As regular life is disrupted across the country, schools everywhere are scrambling to teach students at the middle and high school level who are quarantined at home. Here at Brentwood, the situation is no different. Everyone in the school community has had to adapt to a new style of both teaching and learning.
Many students are finding the sudden switch to online learning to be a challenge. Freshman Antoinette Willis said, “The shift to online school is kinda nerve-wracking. My daily schedule is not organized at all.” The current system at Brentwood has students checking into Google Classroom each day for attendance and new assignments, with some teachers utilizing Zoom or pre-recorded lectures to present in a more familiar way. Other students are finding it easier to adapt to the new style of learning. Junior Kate Fedotova stated, “Online learning is great in terms of flexibility, you can do assessments ahead of time if possible. But it is slightly hard for me to motivate myself, especially after the spring break.”
The lack of focus and motivation seems to be a common theme with remote learning. Homes are full of distractions and many students across the country are without proper supplies or reliable internet access. Senior Marco Mathon said about learning online: “I didn’t expect it to be difficult to focus, but it is.”
Brentwood teachers are following the majority of the country by utilizing both Google Classroom and Zoom video conferencing. The online platform evidently lends itself better to some classes more than others. Art teacher, Tim Rempel, has found doing projects without access to necessary art supplies to be his biggest challenge so far, saying, “I sent out an Art Supply Checklist to all students and we have a wide separation between some students who have many art supplies to some who have very little at home.”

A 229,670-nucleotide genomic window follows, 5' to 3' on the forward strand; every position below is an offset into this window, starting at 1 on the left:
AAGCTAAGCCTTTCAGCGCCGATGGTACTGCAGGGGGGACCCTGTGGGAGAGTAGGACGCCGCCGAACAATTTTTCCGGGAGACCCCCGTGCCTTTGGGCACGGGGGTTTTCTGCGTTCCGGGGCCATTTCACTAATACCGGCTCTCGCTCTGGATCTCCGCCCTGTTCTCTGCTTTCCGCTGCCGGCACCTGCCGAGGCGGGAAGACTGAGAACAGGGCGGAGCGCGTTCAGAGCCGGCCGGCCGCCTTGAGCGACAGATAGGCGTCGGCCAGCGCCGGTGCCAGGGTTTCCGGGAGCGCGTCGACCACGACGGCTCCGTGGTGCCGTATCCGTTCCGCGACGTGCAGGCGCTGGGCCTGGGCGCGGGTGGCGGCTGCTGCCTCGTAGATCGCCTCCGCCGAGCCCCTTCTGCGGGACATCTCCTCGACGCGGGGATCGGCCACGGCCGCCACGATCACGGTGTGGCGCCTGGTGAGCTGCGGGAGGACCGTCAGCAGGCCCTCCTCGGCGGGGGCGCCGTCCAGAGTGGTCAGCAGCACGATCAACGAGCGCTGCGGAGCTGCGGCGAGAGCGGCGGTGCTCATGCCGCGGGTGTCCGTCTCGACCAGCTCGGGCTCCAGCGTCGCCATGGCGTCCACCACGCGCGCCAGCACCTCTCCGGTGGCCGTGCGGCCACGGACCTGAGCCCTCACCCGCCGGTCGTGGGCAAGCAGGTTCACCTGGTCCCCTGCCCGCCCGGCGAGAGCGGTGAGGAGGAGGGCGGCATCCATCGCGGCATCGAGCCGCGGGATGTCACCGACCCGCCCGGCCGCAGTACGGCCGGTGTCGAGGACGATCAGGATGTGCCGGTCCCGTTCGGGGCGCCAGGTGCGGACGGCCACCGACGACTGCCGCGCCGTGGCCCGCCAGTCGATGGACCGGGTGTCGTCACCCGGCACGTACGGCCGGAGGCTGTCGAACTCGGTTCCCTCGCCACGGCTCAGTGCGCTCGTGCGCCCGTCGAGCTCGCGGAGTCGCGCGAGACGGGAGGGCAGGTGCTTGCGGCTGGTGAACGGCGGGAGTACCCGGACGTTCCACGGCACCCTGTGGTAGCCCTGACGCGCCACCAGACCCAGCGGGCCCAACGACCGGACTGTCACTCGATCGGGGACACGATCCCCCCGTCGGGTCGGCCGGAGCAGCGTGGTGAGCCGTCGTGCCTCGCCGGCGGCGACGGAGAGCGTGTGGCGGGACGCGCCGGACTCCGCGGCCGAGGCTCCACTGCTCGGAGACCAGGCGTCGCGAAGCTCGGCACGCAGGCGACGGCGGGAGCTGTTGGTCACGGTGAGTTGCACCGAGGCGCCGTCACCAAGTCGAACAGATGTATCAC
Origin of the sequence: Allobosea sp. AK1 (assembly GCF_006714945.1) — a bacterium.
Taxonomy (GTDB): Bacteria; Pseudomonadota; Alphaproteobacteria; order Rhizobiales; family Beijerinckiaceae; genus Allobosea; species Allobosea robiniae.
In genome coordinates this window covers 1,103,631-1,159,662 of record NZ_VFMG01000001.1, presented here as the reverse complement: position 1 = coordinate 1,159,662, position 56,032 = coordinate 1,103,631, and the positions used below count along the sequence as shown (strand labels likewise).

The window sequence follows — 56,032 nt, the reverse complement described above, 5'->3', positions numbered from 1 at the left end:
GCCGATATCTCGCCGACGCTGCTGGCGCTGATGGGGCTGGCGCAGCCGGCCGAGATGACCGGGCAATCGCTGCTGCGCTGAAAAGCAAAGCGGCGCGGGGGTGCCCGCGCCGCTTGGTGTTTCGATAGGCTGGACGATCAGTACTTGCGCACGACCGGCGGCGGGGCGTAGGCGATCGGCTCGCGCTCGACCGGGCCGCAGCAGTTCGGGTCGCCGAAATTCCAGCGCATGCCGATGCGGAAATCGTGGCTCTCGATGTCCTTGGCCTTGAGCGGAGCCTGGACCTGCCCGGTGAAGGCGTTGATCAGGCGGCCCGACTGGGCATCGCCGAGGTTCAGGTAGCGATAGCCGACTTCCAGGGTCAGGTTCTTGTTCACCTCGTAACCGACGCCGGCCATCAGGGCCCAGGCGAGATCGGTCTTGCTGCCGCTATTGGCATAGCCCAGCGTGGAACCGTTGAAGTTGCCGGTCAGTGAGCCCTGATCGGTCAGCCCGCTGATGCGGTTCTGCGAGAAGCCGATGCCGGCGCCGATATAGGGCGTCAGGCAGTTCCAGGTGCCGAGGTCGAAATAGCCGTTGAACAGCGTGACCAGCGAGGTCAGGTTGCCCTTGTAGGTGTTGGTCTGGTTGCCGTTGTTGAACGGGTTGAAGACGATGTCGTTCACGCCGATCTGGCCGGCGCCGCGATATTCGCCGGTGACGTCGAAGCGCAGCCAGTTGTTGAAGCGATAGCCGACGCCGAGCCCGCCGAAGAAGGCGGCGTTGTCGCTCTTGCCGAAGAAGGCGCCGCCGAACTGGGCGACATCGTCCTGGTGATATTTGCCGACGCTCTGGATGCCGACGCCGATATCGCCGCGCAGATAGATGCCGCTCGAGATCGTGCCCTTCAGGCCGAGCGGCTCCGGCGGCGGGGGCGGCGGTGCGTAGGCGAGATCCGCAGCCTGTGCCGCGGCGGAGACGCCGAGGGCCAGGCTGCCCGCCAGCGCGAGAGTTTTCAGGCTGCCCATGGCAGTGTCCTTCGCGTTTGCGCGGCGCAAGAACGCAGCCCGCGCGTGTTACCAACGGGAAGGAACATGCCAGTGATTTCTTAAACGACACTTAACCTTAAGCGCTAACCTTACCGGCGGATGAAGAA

Other teachers are finding the switch to better fit their teaching style. Biology teacher, Zeyad Hamdan, said, “The Zoom meetings seem like they’ll be surprisingly beneficial for me and, I hope, my students. We’re still working through some of the kinks but I like the way it’s working so far.”
Online schooling does, however, lend itself to a much more flexible and relaxed school day. Rempel said, “Even though working virtually does not come easily to me and can be mentally stressful for me, I can find the time to chill and recharge throughout the day.”
Many officials dealing directly with the pandemic within the U.S. have expressed feelings that the school year will likely be called off entirely, due to the current trajectory of the illness. Teachers at Brentwood are not too worried that this will set students back. Math teacher, Kaitlynn Jansen, said, “I have 100% confidence that our students will be prepared for next semester. This is one area I really don’t want students or parents worrying about. If something doesn’t get covered as well as it would in class, we’ll adjust and figure it out.” Other teachers think that missing out on the rest of the year in-person could have some negative effects. “Some classes may not notice much of a difference since they’re independent of previous classes. Other subjects may struggle a little,” said Hamdan.
A recurring theme of online campaigns concerning covid-19 is the idea of togetherness and support in a time of physical isolation. Everyone at Brentwood is looking to provide support and compassion in this difficult time. There are many ways that students can assist each other in the switch to online schooling. Hamdan suggests that students create study groups saying, “There are many programs (like Zoom) that students have access to now. Get together to support each other.” Jansen thinks that students should be connecting as much as possible saying, “I want you to be on your phones as much as possible. School is not just a place for learning, but it’s a place to hang out with your friends and socialize. I think as students, you can help each other by checking in and making sure that your peers are doing ok.”
While distance learning may pose a challenge to students and teachers, at Brentwood and across the US, it is undoubtedly the safest option at this time. The Brentwood community is strong and resilient. Teachers and staff members are available to provide support to students in this difficult time of transition.